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Victims’ Commissioner writes to Minister Malthouse on the recording of hate crime

Dame Vera Baird has written to the Minister for State for Crime and Policing, Kit Malthouse MP, to discuss the police recording of hate crime.

In her letter, Dame Vera Baird QC says hate crime is often recorded as anti-social behaviour by police and, as a result, routinely under-recorded.

Dame Vera Baird QC writes that her office has been in discussion with the charity Stop Hate UK about their concerns over police recording of hate crimes. She adds that she is writing to the Minister to share these concerns and ask that the government consider what steps might be taken to ensure this crime is being accurately recorded.

In a letter also copied to the Deputy Chief Constable Mark Harrison, the NPCC lead on hate crime, as well as Sir Tom Winsor at HMICFRS, Dame Vera said she would welcome the Minister’s views “on this issue of serious concern” and how the Home Office, working with the NPCC, plans to resolve it.

Stop Hate UK estimates that 70% of hate crime reports arise from incidents with neighbours and the local community and, therefore, hate crime is often viewed as part of wider pattern of anti-social behaviour. This can mean that the hate crime angle is often diminished, with the focus by police being placed on the anti-social behaviour.

Dame Vera writes that this can result in a failure to appreciate the impact on the individual and target of hate crime, with the criminal justice system appearing not to recognise the wrong being done to them. It also means that victims are not being signposted to specialist support which, in turn, can leave victims more reluctant to report hate crime experiences as they believe nothing will be done to support them.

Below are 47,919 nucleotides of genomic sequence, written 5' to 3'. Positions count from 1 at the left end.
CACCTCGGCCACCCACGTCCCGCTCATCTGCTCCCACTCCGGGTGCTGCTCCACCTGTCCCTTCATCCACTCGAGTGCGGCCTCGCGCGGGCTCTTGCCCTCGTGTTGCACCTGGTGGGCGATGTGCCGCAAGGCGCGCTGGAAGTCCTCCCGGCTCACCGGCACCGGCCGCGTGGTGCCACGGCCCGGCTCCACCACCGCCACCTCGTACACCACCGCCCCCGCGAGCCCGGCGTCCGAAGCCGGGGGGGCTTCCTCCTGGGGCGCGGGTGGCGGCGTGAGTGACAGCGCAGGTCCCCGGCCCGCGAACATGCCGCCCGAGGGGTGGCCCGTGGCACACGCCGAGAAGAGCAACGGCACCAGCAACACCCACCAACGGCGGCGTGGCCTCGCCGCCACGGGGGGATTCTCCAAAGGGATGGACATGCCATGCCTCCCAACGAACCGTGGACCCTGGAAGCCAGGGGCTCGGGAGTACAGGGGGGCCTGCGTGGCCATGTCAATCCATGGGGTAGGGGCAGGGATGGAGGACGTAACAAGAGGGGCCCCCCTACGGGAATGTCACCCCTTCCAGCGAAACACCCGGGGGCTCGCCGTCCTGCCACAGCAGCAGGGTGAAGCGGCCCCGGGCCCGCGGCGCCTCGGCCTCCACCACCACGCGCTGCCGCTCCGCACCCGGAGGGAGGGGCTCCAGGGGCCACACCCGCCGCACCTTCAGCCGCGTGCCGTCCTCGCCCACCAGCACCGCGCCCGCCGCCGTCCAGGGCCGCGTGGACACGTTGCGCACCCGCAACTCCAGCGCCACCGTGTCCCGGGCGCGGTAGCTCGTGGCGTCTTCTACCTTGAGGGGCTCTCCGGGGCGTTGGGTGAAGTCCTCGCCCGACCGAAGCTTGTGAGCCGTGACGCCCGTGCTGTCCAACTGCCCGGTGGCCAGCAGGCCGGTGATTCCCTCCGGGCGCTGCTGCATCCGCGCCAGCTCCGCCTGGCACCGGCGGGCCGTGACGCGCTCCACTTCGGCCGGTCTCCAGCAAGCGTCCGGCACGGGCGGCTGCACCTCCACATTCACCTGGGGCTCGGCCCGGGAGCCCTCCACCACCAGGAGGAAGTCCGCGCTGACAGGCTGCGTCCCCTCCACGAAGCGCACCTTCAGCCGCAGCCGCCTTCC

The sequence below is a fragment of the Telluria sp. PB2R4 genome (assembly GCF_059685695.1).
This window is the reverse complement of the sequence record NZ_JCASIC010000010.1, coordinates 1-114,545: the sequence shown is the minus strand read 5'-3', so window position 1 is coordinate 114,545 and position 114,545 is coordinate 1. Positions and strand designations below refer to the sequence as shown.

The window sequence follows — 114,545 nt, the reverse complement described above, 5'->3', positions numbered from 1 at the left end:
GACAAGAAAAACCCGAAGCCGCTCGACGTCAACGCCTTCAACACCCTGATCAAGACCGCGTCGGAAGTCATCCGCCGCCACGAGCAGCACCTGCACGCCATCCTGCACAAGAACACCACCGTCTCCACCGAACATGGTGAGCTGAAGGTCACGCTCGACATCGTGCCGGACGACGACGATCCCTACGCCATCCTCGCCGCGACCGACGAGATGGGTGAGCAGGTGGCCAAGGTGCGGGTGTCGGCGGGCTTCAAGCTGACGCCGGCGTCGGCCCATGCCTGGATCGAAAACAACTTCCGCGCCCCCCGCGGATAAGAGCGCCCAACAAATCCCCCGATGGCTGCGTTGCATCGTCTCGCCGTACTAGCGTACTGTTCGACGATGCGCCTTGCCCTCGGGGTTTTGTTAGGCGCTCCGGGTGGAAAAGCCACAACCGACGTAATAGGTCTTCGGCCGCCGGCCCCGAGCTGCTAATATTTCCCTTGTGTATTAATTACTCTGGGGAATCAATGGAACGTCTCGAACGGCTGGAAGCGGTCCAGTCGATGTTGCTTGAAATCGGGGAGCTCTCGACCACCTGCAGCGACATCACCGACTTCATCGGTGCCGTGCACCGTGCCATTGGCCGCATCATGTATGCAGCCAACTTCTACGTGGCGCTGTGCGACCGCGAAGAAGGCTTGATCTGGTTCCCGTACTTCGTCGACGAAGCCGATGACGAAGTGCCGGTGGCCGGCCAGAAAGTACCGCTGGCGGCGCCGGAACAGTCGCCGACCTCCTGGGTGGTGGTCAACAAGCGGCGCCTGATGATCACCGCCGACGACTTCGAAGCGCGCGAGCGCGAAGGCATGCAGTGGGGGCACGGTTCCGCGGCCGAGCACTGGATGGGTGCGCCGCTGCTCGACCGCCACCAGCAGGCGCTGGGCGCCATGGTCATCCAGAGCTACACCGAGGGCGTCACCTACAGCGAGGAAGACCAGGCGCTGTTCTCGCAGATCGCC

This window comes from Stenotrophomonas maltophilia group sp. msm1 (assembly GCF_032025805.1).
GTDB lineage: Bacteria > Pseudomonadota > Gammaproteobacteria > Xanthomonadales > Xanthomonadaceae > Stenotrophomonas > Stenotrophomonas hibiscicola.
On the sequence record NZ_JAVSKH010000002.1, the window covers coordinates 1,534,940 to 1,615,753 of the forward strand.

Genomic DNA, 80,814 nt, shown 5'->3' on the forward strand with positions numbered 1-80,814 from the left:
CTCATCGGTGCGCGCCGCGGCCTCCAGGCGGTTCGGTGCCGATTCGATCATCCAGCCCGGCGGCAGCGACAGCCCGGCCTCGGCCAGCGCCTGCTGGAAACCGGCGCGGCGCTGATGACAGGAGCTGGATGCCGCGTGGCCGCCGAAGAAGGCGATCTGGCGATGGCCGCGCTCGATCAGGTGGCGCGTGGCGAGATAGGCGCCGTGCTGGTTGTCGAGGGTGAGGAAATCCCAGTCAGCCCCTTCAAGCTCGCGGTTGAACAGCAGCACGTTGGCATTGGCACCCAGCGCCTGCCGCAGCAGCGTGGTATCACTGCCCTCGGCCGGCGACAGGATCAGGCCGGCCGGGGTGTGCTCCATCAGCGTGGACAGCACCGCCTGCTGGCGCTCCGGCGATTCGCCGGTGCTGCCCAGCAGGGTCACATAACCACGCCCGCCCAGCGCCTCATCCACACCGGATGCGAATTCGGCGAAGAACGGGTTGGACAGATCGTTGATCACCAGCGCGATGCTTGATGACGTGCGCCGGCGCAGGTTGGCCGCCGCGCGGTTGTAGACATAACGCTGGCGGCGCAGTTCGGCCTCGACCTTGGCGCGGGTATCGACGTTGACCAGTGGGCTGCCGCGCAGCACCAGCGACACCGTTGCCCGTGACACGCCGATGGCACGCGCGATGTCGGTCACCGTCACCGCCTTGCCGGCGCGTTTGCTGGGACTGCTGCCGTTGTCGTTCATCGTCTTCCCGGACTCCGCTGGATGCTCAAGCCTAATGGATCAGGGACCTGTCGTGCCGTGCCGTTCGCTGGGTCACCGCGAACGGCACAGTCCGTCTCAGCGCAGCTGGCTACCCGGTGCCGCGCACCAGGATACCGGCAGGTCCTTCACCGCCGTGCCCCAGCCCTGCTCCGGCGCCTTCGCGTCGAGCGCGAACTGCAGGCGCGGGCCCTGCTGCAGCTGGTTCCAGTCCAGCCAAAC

Police failure to record these incidents as hate crime means that hate crime is being routinely under-recorded, adds Dame Vera. This, in turn, can lead to criminal justice agencies under-estimating its prevalence and impact on specific communities. This must inevitably impact upon the level of priority attached to tackling the crime and the level of resource attached to it, she says.

Dame Vera Baird voices her support for the view of Stop Hate UK that this is, in part, a failure of individual police officers to fully recognise and understand hate crime and its impact. She also says police are not always asking the right questions when investigating incidents. She adds that there may be training issues for the police to ensure they are recognising hate crime and the impact it has on the victim.

Dame Vera also raises the issue of recording on police systems. She says it is also not clear whether there is a hate crime flag on the Police National Computer (PNC) as there is for, say, domestic abuse. Dame Vera calls in her letter for this to be rectified.

Read the letter.